After a very hot summer this year, the season ended abruptly in Germany at the beginning of last month. When the summer is gone for good, it can get quite depressing, as the weather won’t get warmer or very sunny again until around April/May the next year. I have a thing in my kitchen, where I wait as long as I can until I cook with the first pumpkin of the season. Pumpkin to me, and I’m sure to everyone else, means autumn, and in turn accepting the fact that summer is completely GONE. I’m sure this odd thing of mine isn’t so comprehensible for most people who haven’t experienced the cold and dark winters of Germany. But I can assure you, it’s no fun at all. Waking up in the dark even if you wake up around 8am-ish, grey skies, sunset (if there’s sun that is) at 4:30pm-ish, and the freezing temperature almost everyday can be extremely gloomy at times.
I’m sorry I’m whinging. There are though, plus sides to the long dark winters. Christmas is around the corner (=over-indulgence in food and wine!), sipping piping hot Glühwein (Mulled wine) in freezing weather at the Christmas market with friends, standing tightly huddled around a small table, and a lot of use of the oven in the kitchen to keep the apartment warmer. Two of my favourite produce come in season as well. Pumpkin as I have mentioned, and kale are in abundance at the farmer’s market. I bought a medium sized, yellow-fleshed pumpkin at the market last week. I can’t remember what sort it was unfortunately. And although kale doesn’t come in season until November in Germany, I found fresh local spinach at the Demeter stand, and hence this pasta was born last weekend.
This pasta dish is super easy to make. The most time consuming part is cutting the pumpkin into cubes, but otherwise there isn’t much chopping involved. The timing can be kind of essential though, as is with most pasta dishes. I recommend butternut squash or other creamy variety. I do not recommend Hokkaido pumpkin, as I find it quite tasteless and the texture is somewhat mealy compared to the Butternut. I still don’t understand why the supermarkets here stock so many of these, and not Acorn, Delicata, or Kabocha.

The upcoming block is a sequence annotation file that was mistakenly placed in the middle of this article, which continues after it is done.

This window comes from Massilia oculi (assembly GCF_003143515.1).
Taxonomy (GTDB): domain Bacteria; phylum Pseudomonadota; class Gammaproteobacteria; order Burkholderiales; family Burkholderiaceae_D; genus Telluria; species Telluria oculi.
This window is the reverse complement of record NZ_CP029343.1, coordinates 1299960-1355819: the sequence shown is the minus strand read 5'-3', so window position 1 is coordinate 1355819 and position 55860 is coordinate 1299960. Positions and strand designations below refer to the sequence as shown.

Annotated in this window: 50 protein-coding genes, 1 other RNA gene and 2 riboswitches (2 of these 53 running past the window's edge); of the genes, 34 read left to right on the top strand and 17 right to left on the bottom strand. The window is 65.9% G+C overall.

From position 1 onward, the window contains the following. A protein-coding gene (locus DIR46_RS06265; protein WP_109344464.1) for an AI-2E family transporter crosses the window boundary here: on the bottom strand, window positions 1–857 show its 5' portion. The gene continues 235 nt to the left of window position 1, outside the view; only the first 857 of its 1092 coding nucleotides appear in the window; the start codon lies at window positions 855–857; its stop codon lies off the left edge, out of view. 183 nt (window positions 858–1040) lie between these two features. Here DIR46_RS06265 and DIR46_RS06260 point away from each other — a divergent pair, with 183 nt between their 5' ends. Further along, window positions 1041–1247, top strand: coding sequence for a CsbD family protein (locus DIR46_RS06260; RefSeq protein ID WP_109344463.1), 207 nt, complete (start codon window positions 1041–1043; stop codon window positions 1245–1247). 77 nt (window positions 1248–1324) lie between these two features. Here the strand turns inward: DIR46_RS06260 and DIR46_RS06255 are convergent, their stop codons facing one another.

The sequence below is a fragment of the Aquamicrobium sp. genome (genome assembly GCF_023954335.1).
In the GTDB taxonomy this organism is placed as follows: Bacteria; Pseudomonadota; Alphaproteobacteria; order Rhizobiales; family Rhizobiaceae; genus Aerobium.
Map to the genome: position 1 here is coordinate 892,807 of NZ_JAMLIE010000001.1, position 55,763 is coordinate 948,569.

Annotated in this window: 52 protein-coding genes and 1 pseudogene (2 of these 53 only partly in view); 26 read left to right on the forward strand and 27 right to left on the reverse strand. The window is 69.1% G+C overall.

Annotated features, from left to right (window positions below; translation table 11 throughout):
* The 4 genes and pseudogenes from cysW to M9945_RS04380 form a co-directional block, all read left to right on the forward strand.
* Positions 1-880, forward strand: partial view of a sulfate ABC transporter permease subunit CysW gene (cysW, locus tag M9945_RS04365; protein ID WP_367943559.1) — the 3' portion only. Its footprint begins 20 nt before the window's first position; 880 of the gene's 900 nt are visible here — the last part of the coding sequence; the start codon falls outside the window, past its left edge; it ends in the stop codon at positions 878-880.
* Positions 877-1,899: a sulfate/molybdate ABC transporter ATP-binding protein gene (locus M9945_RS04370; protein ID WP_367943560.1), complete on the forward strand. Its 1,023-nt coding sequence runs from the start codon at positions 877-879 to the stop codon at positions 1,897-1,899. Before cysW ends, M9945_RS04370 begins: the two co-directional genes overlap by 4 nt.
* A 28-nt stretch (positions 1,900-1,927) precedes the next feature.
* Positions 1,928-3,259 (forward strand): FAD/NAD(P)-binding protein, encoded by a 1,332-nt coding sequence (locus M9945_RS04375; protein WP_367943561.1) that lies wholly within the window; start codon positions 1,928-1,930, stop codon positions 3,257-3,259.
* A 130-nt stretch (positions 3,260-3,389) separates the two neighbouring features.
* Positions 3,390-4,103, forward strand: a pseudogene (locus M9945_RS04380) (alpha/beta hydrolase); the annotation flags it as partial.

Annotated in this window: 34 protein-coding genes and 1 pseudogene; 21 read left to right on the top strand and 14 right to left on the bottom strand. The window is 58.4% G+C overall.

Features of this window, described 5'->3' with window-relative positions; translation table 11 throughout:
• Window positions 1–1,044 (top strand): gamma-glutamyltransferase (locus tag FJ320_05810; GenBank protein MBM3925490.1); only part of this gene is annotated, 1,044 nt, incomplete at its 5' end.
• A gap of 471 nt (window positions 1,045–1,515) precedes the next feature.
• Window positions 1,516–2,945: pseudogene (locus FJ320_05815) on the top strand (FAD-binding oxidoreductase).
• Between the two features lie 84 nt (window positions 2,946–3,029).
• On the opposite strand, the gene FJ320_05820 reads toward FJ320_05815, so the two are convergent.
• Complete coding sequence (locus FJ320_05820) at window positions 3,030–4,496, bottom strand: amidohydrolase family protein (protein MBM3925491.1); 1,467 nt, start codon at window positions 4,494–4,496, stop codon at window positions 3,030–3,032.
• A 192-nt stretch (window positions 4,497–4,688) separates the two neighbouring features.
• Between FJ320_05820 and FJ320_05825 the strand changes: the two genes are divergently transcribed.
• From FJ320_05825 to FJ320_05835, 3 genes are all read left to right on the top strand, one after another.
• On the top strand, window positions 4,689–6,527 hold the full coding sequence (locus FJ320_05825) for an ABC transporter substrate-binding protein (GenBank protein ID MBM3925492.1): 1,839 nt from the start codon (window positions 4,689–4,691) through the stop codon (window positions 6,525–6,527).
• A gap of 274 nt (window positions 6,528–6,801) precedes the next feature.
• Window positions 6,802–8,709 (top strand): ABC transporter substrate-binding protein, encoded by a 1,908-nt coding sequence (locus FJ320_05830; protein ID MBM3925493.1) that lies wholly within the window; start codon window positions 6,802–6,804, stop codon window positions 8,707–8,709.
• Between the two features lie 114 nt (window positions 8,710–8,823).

Anyways, back to the recipe. The cubed pumpkin is tossed in olive oil and roasted with garlic, thyme, and rosemary, which will make your kitchen smell divine. In meanwhile, wash the spinach and chop roughly (or just use the kitchen scissors while the spinach is still in the drainer like I did). The pasta should go in the boiling water right after the pumpkin is out of the oven. While the pasta is cooking, heat up the oil in a pan and toss around the roasted garlic for 30 seconds or so, then add the spinach, and then the pumpkin and plump sultanas to mingle the flavour. By then, your pasta should be cooked, and all you need to do is carefully toss the pasta with a bit of the pasta water as not to squash the pumpkin cubes into a pulp. Voilà! Dinner is ready! Happy cooking everyone!
Linguine with roasted pumpkin and spinach
Serves 2, generously.
2 tbsp olive oil (or more to taste)
1/2 of a small pumpkin (ie Butternut), peeled and cubed
4 sprigs of fresh thyme
4 sprigs of fresh rosemary (mine were short, but if you have a long sprig, use less, as rosemary can be very overpowering)
4 fat cloves of garlic, un-peeled
1 tsp chili flakes (optional)
1 tbsp sultanas/raisins.
200-230g Linguine, depending on how hungry you are.
3 big handfuls of roughly chopped spinach
Pumpkin seed oil (optional)
1. Turn the oven on to 200 degrees Celcius. Trim the pumpkin and cut into bite-sized cubes. Lay the pumpkin cubes, garlic, and the herbs on a baking paper and baking tin, and coat with a tablespoon of olive oil,. Season with salt and pepper. Depending on the size of your cubed pumpkin, it will take around 20-30 minutes. Mine took 20. Stir half way through.
2. Soak the sultanas in boiling water to plump up.
3. Depending on how fast your stove is, bring the pasta water to boil just before the pumpkin comes out of the oven. Set aside with the lid on.
4. When the pumpkin is cooked until tender but not mushy, take it out of the oven. Turn the pasta water back on immediately and cook the linguine according to the direction on the package. Make sure your pasta water is well salted. (very important!)
5. Heat the remaining tablespoon of olive oil in a large frying pan in a medium-high heat. Squeeze the garlic flesh out of the skin and add to the pan. Stir around for 30 seconds. Add the chopped spinach and cook until wilted.
6. Add the pumpkin and the drained sultanas. Toss around the pan to mingle the flavour. Sprinkle with chili flakes if you like.
7. At this point, your pasta should be cooked to al dante. Save half a cup of cooking water, then drain the pasta. Add the pasta immediately into the frying pan and toss around with a tongs gently, adding the pasta water as necessary, if the dish seems dry.
8. Serve with a small drizzle of pumpkin seed oil or olive oil on top. Sprinkle with Parmagiano reggiano.